What Are Your Rights as a Renter?

August 17, 2005 – Posted at 2:54 p.m. CDT

JONESBORO, AR -- The summer time is one of the busiest when it comes to renting apartments and houses. Renter's rights can vary by state, so it's important to understand the law and the terms of your lease.
One of the most common renter's rights seems obvious. Renters cannot be denied housing on the grounds of race, sex, religion, disability, family status or national origin.
“The most important thing that individuals can do, especially when they are going to rent an apartment or a house is to read the lease,” said KAIT “Ask the Attorney” Mark Rees.
The contract between the tenant and landlord is the most important part of the agreement.
“It does teach them to be responsible. They have neighbors they have to take into consideration and to just learn how to be part of a community,” said Michelle Hatfield, property manager of Stadium Apartments.
Residential units should be in compliance with housing and health codes, and landlords cannot charge more than twice the rent for a deposit.
“There are times when a person can leave the premises without being liable for the remainder of the rent if the landlords do not keep the apartment up to repair,” said Rees.
Landlords can't legally seize a tenant's property for nonpayment of rent or any other reason, except in the case of abandonment as defined by law. However, they do suggest renter's insurance.
“A lot of college students aren't aware that they need renters insurance, so we just try to get them a heads up for what they need to look for to be able to get their application approved to move in,” said Hatfield.
Other rights that renters have include:
1.  A landlord should make necessary repairs and perform maintenance tasks in a timely fashion, or include a provision in the lease stating that tenants can order repairs and deduct the cost from rent.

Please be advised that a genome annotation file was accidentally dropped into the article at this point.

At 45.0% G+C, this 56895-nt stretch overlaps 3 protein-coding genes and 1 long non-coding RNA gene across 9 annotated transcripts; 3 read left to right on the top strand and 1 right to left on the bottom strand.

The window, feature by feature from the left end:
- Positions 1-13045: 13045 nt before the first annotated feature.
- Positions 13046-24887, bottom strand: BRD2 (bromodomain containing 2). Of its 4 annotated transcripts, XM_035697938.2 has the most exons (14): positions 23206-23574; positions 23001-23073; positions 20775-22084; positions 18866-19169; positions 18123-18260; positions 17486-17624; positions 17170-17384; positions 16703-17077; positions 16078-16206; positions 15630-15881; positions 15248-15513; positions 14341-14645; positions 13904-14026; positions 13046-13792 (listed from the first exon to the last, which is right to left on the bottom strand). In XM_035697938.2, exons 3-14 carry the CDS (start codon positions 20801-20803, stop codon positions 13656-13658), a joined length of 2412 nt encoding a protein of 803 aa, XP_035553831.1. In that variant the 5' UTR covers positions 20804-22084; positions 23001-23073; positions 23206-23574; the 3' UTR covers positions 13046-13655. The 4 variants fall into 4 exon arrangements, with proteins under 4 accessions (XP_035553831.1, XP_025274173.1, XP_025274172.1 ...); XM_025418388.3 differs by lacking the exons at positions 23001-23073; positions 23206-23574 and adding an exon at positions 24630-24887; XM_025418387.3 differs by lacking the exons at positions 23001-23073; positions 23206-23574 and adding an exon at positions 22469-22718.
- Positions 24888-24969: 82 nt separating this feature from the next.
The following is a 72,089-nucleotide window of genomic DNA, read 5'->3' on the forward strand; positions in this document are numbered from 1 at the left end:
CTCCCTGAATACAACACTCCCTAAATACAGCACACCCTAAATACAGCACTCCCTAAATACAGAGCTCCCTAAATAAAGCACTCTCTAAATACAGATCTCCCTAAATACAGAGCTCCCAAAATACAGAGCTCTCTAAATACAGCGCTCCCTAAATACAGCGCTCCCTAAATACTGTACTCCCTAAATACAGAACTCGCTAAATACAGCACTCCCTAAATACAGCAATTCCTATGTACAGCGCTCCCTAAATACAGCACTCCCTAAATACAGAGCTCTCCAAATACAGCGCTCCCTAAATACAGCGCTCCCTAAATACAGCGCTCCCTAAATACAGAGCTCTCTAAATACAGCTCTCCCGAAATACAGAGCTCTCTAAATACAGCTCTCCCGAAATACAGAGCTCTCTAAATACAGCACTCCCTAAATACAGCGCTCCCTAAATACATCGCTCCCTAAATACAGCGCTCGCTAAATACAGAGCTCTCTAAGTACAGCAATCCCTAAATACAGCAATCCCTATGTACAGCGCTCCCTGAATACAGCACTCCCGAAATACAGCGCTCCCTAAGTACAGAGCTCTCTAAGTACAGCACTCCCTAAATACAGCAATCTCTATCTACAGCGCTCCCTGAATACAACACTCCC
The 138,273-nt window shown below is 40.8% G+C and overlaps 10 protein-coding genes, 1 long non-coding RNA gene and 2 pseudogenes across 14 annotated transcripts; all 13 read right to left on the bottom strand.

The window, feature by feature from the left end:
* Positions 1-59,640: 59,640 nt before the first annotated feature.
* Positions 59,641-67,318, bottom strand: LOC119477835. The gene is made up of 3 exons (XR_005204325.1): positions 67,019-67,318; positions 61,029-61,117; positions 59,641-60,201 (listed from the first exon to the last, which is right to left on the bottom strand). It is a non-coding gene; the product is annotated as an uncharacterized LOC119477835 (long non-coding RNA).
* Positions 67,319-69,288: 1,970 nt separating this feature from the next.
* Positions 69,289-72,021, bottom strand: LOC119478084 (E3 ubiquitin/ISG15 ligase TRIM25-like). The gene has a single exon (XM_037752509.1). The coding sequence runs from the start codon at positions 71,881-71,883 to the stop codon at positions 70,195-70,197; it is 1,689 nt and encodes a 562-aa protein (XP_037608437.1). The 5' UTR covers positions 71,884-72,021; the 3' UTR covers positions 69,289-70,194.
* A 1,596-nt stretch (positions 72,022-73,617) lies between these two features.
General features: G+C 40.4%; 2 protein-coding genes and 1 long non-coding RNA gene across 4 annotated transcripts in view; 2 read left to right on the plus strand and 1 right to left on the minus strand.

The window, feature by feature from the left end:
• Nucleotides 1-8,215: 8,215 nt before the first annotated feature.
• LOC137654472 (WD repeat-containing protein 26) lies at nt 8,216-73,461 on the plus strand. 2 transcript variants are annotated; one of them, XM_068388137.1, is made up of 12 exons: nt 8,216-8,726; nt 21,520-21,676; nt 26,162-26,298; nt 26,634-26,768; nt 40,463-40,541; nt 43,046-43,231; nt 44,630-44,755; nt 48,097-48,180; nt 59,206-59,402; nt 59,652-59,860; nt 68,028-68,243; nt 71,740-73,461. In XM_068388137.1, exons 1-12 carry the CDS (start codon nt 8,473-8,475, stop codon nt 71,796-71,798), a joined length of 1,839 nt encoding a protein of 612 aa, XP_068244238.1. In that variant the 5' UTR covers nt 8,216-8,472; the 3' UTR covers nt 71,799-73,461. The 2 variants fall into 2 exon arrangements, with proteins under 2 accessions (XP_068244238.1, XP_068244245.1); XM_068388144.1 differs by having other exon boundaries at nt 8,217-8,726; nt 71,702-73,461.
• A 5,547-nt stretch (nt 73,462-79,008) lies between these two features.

2.  A landlord must give prior notice (typically 24 hours) before entering your premises and can normally only do so to make repairs or in case of an emergency.
3.  Illegal provisions in a rental agreement (provisions counter to state law) are usually not enforceable in court.
4.  If a landlord has violated important terms related to health, safety, or necessary repairs, you might have a legal right to break your lease.
5.  If you have to break a long-term lease, in most states landlords are required to search for a new tenant as soon as possible rather than charging the tenant for the full duration of the lease.
6.  Damage or security deposits are not deductible for "normal wear and tear." Some states require that a landlord give an itemized report of any deductions.
7.  Most states require landlords to return refundable portions of a security deposit within 14 to 30 days after the tenant has vacated the premises, even in the case of eviction.
8.  Landlords usually can't legally seize a tenant's property for nonpayment of rent or any other reason, except in the case of abandonment as defined by law.
9.  Landlords are legally prohibited from evicting tenants as retaliation for action a tenant takes related to a perceived landlord violation.
10.  A landlord cannot legally change the locks, shut off (or cause to have shut off) your utilities, or evict you without notice; eviction requires a court order.
11.  If a landlord makes life so miserable for you that it forces you to move, it may be considered "constructive eviction," which is usually grounds for legal action.
12.  In many states, it's illegal for a lease to stipulate that the tenant is responsible for the landlord's attorney fees in case of a court dispute.
(Source: Anders, S. (2005). MSN House & Home: Renter’s Rights)